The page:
Extending THREE.BinaryLoader? #1942

patrickkidd opened this Issue May 18, 2012 · 8 comments

3 participants


How would you suggest I extend THREE.BinaryLoader? I'd like to augment it by adding support for morph targets after the current loading code.

Would it be possible to add createBinModel() and parseMetaData() to THREE.BinaryLoader (and change the call from THREE.BinaryLoader.prototype.createBinModel( xhr.response, callback, texturePath, json.materials ); to this.createBinModel( xhr.response, callback, texturePath, json.materials ); ) so we could override them as necessary in a subclass, or maybe add THREE.BrinaryLoader.init_extra_data( data, start )?



@alteredq So for now I edited BinaryLoader.js to call BinaryLoader.init_extra_data which can be overridden in a subclass. I also edited exporters/obj/convert_obj_to_three.py to take JSON input and produce binary output and include morph targets & morph normals, although so far have only tested it with smooth tris.

Are you at all interested in this? If so would it help if I reorganized it at all? If you are not interested in the binary morph targets then can we at least make it possible to extend THREE.BinaryLoader?

--- a/src/loaders/BinaryLoader.js
+++ b/src/loaders/BinaryLoader.js
@@ -38,7 +38,7 @@ THREE.BinaryLoader.prototype.load = function( url, callback, texturePath, binary
 THREE.BinaryLoader.prototype.loadAjaxJSON = function ( context, url, callback, texturePath, binaryPath, callbackProgress ) {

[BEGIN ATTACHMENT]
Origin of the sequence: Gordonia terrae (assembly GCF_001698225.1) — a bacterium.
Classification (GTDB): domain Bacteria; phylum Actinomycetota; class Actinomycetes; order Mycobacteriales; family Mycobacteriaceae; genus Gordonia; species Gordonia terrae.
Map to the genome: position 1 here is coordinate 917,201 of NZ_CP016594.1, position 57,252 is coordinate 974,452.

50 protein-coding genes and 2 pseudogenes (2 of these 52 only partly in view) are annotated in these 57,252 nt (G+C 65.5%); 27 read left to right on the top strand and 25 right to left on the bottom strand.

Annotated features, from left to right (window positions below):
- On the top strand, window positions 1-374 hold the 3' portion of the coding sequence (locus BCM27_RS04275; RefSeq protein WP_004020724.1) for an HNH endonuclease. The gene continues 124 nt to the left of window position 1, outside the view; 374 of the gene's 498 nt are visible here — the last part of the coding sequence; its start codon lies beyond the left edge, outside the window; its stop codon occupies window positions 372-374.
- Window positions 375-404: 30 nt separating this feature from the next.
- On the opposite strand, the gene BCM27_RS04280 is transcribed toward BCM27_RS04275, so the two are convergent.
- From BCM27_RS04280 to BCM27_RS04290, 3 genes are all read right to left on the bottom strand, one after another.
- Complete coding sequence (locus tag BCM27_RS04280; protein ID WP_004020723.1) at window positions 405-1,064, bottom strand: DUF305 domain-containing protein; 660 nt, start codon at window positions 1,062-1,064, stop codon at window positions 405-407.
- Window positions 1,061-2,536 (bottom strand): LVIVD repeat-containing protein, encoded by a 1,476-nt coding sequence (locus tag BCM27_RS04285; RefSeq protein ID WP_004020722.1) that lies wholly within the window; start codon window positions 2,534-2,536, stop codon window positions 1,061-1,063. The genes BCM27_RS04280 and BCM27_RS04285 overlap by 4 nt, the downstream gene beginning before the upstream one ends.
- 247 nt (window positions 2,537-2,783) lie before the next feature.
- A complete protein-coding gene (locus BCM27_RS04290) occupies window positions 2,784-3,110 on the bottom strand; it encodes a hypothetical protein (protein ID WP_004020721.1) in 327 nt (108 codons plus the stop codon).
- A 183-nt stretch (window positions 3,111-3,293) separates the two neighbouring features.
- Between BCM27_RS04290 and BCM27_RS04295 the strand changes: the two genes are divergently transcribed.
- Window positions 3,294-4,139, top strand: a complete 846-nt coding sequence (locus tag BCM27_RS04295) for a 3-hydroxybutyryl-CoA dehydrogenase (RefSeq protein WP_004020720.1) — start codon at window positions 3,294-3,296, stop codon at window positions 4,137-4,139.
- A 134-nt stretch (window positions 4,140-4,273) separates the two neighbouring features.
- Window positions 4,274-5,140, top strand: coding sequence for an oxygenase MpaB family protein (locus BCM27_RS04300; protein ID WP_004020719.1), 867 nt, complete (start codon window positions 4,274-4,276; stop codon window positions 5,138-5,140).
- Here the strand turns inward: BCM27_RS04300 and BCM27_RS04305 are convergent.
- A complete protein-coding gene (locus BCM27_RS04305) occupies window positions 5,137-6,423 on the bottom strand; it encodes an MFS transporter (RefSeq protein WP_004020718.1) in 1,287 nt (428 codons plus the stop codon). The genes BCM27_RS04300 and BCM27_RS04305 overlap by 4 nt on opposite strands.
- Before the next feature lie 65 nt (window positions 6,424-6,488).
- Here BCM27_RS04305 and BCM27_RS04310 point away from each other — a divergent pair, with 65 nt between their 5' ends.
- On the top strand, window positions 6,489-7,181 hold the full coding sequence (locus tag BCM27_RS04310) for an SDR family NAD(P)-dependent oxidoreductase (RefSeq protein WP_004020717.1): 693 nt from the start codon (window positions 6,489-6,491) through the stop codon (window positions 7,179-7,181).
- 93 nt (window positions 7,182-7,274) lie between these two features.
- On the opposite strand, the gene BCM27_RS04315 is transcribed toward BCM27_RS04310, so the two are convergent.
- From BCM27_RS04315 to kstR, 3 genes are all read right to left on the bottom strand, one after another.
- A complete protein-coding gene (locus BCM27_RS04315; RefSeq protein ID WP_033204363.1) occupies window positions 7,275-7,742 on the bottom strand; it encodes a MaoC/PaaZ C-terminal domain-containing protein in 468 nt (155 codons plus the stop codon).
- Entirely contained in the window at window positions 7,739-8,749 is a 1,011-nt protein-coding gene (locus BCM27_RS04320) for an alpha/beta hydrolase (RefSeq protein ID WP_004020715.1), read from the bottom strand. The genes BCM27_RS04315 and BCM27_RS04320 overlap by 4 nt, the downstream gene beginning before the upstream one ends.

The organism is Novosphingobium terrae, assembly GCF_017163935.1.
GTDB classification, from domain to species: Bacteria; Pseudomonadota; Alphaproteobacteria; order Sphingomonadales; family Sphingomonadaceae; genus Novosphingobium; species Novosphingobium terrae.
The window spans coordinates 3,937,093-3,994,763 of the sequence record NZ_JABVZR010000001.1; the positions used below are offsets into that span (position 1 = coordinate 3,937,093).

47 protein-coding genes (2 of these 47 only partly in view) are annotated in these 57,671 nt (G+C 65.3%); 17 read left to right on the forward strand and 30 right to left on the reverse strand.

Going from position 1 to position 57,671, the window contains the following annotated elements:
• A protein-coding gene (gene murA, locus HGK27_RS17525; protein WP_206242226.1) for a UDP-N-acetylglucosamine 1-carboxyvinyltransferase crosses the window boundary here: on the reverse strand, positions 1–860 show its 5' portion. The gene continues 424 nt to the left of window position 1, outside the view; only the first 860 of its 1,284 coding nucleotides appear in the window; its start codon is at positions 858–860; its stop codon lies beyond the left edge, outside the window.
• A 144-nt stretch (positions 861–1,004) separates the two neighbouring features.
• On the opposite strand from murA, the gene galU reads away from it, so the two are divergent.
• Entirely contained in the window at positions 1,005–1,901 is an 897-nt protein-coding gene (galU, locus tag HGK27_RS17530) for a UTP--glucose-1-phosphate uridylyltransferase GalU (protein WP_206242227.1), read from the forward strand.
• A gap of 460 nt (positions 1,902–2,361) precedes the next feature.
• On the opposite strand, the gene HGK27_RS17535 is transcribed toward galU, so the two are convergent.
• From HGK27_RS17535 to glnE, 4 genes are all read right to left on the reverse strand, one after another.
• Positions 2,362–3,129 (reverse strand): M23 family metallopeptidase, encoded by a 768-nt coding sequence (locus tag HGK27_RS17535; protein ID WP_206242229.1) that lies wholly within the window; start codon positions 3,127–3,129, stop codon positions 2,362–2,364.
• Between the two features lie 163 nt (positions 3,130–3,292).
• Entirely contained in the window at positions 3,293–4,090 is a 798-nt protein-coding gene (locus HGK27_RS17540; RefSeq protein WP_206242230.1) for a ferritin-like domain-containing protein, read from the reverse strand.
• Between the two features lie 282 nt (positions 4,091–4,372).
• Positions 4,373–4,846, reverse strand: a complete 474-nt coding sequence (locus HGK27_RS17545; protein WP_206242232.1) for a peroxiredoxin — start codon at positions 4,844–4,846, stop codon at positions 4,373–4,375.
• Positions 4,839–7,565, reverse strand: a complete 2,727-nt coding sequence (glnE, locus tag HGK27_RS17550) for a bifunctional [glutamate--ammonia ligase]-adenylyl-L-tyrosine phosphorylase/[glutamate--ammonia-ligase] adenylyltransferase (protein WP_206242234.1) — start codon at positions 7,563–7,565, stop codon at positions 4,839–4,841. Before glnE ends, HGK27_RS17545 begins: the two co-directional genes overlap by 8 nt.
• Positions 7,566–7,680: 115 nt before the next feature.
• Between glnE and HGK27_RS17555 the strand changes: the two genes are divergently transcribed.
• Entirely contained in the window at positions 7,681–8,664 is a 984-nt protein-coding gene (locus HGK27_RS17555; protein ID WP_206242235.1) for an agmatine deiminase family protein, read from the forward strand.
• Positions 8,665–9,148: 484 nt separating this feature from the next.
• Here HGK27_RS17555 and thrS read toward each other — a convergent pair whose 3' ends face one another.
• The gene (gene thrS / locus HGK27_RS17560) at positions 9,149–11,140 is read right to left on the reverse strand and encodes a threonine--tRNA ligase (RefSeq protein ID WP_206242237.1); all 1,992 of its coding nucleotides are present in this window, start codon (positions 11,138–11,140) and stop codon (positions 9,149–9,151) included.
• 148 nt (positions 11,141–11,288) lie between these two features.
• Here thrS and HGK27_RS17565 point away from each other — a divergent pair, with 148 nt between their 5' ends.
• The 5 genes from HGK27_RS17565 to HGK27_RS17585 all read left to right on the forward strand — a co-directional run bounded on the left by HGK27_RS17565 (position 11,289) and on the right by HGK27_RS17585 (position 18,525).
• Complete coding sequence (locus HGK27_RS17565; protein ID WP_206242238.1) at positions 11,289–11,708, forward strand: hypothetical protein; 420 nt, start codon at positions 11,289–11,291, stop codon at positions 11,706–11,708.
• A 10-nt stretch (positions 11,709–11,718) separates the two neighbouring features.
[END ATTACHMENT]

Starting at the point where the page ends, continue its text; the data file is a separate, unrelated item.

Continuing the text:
var xhr = new XMLHttpRequest();
    xhr.onreadystatechange = function () {

        if ( xhr.readyState == 4 ) {
@@ -71,6 +71,7 @@ THREE.BinaryLoader.prototype.loadAjaxBuffers = function ( json, callback, binary
        url = binaryPath + "/" + json.buffers;

    var length = 0;
+   var context = this;

    xhr.onreadystatechange = function () {

@@ -78,7 +79,7 @@ THREE.BinaryLoader.prototype.loadAjaxBuffers = function ( json, callback, binary

            if ( xhr.status == 200 || xhr.status == 0 ) {

-               THREE.BinaryLoader.prototype.createBinModel( xhr.response, callback, texturePath, json.materials );
+               context.createBinModel( xhr.response, callback, texturePath, json.materials );

            } else {

@@ -116,8 +117,13 @@ THREE.BinaryLoader.prototype.loadAjaxBuffers = function ( json, callback, binary

 // Binary AJAX parser

+THREE.BinaryLoader.prototype.init_extra_data = function ( data, start, geometry ) { }
 THREE.BinaryLoader.prototype.createBinModel = function ( data, callback, texturePath, materials ) {

+    var context = this;
    var Model = function ( texturePath ) {

        var scope = this,
@@ -179,6 +185,8 @@ THREE.BinaryLoader.prototype.createBinModel = function ( data, callback, texture
        start_quad_flat_uv  = start_quad_smooth   + len_quad_smooth    + handlePadding( md.nquad_smooth * 2 );
        start_quad_smooth_uv= start_quad_flat_uv  + len_quad_flat_uv   + handlePadding( md.nquad_flat_uv * 2 );

+       start_extra_data    = start_quad_smooth_uv  + len_quad_smooth_uv   + handlePadding( md.nquad_smooth_uv * 2 );
        // have to first process faces with uvs
        // so that face and uv indices match

@@ -195,6 +203,8 @@ THREE.BinaryLoader.prototype.createBinModel = function ( data, callback, texture

        init_quads_flat( start_quad_flat );